Dr. Jared B. Garrison

  • Ph.D. Graduate

Mr. Garrison earned his bachelor’s, master’s, and PhD degrees in mechanical engineering from The University of Texas at Austin (UT) in 2007, 2009, and 2014, respectively. Currently beginning a PostDoc with ETH Zurich, Jared has maintained an excellent academic record while devoting a significant amount of time and energy to his numerous leadership, volunteer, research and publication activities.

Research Topics
  • Grid-Scale Energy Storage
  • Compressed Air Energy Storage
  • Linear and Mixed-Integer Programming Optimization
  • Unit Commitment and Dispatch
  • Electric Grid Operation
  • Energy System Modeling

As concerns about global warming, carbon costs, and energy independence are growing, utilities are seeking to implement more carbon-free, renewable energy systems. However, the intermittency of wind and solar power is a major obstacle that energy producers and suppliers are currently burdened with. The additional risks of unexpected interruptions and mismatch with demand have hindered the expansion of these two primary renewable resources. Jared's current research utilizes precise models of electricity system economic dispatch in the Electric Reliability Council of Texas (ERCOT) that include features such as capacity availability, sophisticated treatment of combined heat and power (CHP) plants, emissions and water use rates, and important generator operational constraints such as minimum run times and startup costs. These models are used to investigate the impacts of high wind power penetration, to explore the operation of energy storage in various future market conditions, and to assess the economic and environmental impacts of energy storage. Compressed air energy storage (CAES) is selected for analysis in this work because of its competitive costs, storage capacity, and suitability for deployment in the ERCOT service area. This work follows from his masters research, which included both a thermodynamic and economic model of a novel energy storage configuration in order to quantify the systems performance parameters and economic attractiveness.

  • 20% Wind Project    January 2011-Present
    ~Sponsored by U.S. Department of Energy
    Estimate the impact on the ERCOT electric grid of increased wind generation and the addition of large-scale energy storage. For this analysis unit commitment and dispatch (UC&D) models are used in both the GAMS and PLEXOS modeling languages in order to simulate the complex operation of the ERCOT electricity market. This research has four major goals, which are:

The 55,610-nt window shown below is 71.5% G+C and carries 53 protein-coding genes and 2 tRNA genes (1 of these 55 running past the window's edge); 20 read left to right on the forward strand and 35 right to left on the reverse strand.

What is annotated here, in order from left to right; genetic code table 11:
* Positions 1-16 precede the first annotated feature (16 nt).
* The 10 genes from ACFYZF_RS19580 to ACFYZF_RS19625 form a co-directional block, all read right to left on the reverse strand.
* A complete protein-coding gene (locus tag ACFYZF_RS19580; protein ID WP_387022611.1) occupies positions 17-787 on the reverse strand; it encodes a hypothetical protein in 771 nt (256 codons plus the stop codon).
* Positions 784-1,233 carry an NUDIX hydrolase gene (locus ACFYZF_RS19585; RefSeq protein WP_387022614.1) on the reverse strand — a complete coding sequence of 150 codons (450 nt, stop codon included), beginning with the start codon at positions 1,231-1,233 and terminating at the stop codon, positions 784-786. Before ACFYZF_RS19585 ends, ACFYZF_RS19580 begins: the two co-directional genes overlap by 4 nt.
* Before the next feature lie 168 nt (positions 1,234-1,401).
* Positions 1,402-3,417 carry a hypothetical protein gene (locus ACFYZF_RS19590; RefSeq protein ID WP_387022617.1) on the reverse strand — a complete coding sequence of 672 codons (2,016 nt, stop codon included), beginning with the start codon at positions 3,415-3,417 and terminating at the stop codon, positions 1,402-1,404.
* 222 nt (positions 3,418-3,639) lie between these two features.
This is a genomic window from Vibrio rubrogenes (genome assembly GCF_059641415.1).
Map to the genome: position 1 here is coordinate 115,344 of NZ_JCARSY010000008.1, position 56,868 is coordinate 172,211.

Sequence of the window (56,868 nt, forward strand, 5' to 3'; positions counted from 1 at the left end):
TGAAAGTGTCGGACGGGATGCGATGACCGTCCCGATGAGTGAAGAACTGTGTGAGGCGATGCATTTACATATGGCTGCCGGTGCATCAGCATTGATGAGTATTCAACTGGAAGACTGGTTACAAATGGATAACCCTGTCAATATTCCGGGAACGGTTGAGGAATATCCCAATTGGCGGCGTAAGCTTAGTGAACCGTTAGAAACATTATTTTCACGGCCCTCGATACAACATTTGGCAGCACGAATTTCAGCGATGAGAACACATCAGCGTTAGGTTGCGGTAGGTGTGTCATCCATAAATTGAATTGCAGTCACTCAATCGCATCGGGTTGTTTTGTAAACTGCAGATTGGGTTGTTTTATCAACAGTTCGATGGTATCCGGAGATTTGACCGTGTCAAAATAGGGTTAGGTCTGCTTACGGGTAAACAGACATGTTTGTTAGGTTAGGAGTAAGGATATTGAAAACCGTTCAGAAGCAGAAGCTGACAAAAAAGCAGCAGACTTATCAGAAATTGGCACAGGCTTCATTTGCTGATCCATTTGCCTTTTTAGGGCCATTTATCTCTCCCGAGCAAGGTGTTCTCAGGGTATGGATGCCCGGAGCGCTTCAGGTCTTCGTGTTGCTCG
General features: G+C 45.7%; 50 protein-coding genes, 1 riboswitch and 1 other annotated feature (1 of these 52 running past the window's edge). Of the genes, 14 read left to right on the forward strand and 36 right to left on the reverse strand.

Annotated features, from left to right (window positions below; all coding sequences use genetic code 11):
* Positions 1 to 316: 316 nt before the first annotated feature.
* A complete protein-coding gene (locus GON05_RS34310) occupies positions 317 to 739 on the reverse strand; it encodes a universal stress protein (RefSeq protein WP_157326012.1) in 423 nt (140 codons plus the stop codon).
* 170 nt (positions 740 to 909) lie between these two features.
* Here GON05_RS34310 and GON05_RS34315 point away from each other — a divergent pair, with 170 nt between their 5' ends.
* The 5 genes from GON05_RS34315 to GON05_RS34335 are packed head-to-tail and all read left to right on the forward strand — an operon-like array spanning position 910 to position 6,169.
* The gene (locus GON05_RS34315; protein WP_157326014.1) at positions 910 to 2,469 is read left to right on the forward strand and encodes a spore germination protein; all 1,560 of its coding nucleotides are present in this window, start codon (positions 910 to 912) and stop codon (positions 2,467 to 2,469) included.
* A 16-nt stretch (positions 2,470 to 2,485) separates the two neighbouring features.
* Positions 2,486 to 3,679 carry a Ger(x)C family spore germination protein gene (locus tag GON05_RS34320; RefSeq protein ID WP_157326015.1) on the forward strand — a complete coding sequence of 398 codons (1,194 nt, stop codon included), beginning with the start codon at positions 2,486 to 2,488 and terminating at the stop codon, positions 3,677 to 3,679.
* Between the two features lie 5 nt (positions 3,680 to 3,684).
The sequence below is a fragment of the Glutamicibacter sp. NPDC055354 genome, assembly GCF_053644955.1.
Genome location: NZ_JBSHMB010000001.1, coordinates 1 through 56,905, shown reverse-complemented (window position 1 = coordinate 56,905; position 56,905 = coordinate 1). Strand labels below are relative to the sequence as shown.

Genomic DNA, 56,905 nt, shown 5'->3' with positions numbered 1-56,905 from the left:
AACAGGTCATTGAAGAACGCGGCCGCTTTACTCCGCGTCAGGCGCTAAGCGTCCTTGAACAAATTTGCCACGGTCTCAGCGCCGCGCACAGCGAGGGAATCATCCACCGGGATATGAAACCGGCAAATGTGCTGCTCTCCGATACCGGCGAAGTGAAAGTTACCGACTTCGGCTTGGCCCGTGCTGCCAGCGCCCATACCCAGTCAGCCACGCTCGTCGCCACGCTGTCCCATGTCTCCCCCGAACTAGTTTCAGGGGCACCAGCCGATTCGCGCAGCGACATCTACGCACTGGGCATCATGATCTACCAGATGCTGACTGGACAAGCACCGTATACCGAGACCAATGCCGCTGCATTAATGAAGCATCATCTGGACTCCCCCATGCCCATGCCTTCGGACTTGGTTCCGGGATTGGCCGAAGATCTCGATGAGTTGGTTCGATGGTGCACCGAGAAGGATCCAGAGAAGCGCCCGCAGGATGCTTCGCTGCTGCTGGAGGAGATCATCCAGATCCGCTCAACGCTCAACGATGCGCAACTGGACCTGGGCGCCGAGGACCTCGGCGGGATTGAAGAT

1. Identify and assess major improvements for existing UC&D models of the ERCOT generating fleet to ensure consistent calibration against historical generator output and market price conditions,
    2. Investigate the impact on the electricity dispatch and market operations of a future high wind generation scenario with the potential to incorporate numerous CAES facilities using a UC&D model of the ERCOT market,
    3. Analyze the influence of future wind generation variability on the dispatch of the ERCOT generating fleet and resulting environmental impacts, and
    4. Evaluate the potential economic feasibility and environmental impacts of a first entrant conventional or adiabatic CAES facility as part of the future ERCOT wholesale electricity market.
  • Dispatchable Solar Wind Storage System (DSWiSS)     August 2008-January 2011
    ~Sponsored by Austin Energy
    Analyse a unique energy storage concept that combines excess night-time wind capacity with peak day-time solar output in a way that would make both wind and solar resources dispatchable during peak demand. The proposed system utilizes CAES that is driven by wind energy and thermal storage supplied by concentrated solar power in order to achieve this desired dispatchability. The use of both thermodynamic and optimization models allow for estimating the performance and operation of such a facility under various electricity market conditions.
to come
  • PhD Mechanical Engineering, The University of Texas at Austin, December 2014
    Dissertation: A Grid-Level Unit Commitment Assessment of High Wind Penetration and Utilization of Compressed Air Energy Storage in ERCOT
  • M.S. Mechanical Engineering, The University of Texas at Austin, December 2009
    Thesis: An Integrated Energy Storage Scheme for a Dispatchable Wind and Solar Powered Energy System
  • B.S. Mechanical Engineering, The University of Texas at Austin, May 2007
  •  Recipient of 2013 ASME Central Texas Mechanical Engineer of the Year, Feb 2014
  •  Recipient of 2013 ASME Old Guard Early Career Award, Nov 2013
  •  Honorable Mention in ASME IMECE 2011 Research Poster Presentation, Nov 2011
  •  Featured Article in Journal of Renewable and Sustainable Energy, Jul 2011
  •  Recipient of 2011 Cockrell School of Engineering Graduate Student Leadership Award, Feb 2011
  •  Recipient of 2010 ASME Central Texas Young Mechanical Engineer of the Year, Apr 2010
  •  Recipient of 2010 UT ME Department Graduate Recruitment Service Award, May 2010
  •  1st Place Winner of ASME Central Texas Student Paper Contest, Apr 2009
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